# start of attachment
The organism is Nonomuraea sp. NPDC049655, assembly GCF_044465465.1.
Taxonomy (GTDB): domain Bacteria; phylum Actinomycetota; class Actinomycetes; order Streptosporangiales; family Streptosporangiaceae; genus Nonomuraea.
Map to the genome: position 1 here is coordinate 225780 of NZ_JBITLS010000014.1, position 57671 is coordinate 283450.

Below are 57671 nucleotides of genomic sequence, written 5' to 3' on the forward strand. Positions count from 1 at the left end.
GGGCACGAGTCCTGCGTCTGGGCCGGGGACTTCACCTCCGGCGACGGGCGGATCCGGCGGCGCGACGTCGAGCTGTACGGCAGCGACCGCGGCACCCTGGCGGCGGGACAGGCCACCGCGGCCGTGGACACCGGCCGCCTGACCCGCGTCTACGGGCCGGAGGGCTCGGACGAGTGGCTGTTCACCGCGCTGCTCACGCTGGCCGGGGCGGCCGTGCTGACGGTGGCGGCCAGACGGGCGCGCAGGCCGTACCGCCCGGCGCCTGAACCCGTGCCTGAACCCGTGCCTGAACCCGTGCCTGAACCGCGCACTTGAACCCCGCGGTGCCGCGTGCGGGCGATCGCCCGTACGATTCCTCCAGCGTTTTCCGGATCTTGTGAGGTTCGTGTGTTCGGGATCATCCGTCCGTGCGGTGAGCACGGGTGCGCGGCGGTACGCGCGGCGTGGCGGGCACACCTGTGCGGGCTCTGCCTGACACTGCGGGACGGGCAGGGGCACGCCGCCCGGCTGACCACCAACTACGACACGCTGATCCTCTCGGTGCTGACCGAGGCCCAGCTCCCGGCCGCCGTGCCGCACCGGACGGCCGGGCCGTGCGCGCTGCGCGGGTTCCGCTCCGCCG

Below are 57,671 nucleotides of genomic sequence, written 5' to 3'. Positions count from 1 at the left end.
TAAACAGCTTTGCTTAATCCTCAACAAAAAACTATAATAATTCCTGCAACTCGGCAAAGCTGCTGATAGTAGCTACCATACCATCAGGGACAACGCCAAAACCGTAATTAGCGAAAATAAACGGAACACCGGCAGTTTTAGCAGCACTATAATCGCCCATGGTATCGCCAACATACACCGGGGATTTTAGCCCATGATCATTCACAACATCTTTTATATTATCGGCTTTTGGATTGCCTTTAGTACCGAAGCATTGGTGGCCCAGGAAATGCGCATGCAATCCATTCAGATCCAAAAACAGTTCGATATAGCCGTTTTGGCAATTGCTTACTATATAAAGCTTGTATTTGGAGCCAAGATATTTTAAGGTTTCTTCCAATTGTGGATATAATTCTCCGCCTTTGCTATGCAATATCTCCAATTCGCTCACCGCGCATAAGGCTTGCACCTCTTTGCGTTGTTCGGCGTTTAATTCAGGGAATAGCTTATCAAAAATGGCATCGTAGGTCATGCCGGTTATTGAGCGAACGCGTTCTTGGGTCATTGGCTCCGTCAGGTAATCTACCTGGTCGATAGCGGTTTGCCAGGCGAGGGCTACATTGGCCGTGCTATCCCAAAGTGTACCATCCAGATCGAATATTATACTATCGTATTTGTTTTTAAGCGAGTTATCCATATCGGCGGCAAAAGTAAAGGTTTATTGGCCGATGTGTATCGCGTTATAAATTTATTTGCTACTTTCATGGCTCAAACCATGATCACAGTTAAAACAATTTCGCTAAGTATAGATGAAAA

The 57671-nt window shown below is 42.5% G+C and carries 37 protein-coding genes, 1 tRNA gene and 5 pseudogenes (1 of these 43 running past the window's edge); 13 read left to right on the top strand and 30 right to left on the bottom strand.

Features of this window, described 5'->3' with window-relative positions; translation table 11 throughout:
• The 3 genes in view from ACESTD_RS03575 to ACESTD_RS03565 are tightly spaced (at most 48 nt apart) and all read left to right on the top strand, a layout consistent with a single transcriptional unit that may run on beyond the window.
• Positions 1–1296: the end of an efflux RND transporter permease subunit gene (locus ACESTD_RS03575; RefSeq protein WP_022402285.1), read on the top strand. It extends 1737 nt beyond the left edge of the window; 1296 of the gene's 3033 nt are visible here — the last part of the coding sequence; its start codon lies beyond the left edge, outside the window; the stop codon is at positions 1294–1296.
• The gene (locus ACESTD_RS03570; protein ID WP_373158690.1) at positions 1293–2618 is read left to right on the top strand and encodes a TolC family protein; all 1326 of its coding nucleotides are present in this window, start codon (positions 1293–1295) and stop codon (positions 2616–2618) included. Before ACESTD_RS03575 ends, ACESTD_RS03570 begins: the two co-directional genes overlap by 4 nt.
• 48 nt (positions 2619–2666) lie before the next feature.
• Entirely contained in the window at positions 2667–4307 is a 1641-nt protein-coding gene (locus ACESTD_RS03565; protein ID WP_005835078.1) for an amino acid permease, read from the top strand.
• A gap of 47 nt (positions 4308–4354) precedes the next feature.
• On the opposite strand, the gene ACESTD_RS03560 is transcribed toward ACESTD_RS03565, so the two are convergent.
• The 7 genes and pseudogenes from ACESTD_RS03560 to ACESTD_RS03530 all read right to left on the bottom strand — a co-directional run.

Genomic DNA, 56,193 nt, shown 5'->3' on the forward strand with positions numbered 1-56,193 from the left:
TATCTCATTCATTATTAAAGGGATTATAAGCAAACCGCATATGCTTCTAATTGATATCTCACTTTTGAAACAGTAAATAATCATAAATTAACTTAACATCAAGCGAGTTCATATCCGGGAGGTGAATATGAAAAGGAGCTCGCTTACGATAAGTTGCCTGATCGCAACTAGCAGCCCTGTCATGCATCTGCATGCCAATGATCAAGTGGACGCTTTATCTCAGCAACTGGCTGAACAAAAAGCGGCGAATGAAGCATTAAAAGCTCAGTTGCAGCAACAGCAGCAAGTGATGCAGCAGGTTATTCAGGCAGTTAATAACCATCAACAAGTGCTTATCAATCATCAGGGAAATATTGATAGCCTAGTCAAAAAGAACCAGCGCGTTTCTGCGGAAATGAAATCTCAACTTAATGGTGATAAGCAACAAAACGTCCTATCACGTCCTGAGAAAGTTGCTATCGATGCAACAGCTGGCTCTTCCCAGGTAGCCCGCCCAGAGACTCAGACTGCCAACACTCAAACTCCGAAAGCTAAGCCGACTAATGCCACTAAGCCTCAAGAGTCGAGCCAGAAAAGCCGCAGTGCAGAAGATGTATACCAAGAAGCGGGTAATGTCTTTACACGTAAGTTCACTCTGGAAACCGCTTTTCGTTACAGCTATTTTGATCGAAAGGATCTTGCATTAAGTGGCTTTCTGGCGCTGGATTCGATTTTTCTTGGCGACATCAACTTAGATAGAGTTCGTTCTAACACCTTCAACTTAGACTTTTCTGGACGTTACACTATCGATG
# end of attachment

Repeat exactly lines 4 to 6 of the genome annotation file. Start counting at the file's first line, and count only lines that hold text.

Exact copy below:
Below are 57671 nucleotides of genomic sequence, written 5' to 3' on the forward strand. Positions count from 1 at the left end.
GGGCACGAGTCCTGCGTCTGGGCCGGGGACTTCACCTCCGGCGACGGGCGGATCCGGCGGCGCGACGTCGAGCTGTACGGCAGCGACCGCGGCACCCTGGCGGCGGGACAGGCCACCGCGGCCGTGGACACCGGCCGCCTGACCCGCGTCTACGGGCCGGAGGGCTCGGACGAGTGGCTGTTCACCGCGCTGCTCACGCTGGCCGGGGCGGCCGTGCTGACGGTGGCGGCCAGACGGGCGCGCAGGCCGTACCGCCCGGCGCCTGAACCCGTGCCTGAACCCGTGCCTGAACCCGTGCCTGAACCGCGCACTTGAACCCCGCGGTGCCGCGTGCGGGCGATCGCCCGTACGATTCCTCCAGCGTTTTCCGGATCTTGTGAGGTTCGTGTGTTCGGGATCATCCGTCCGTGCGGTGAGCACGGGTGCGCGGCGGTACGCGCGGCGTGGCGGGCACACCTGTGCGGGCTCTGCCTGACACTGCGGGACGGGCAGGGGCACGCCGCCCGGCTGACCACCAACTACGACACGCTGATCCTCTCGGTGCTGACCGAGGCCCAGCTCCCGGCCGCCGTGCCGCACCGGACGGCCGGGCCGTGCGCGCTGCGCGGGTTCCGCTCCGCCG

Below are 57,671 nucleotides of genomic sequence, written 5' to 3'. Positions count from 1 at the left end.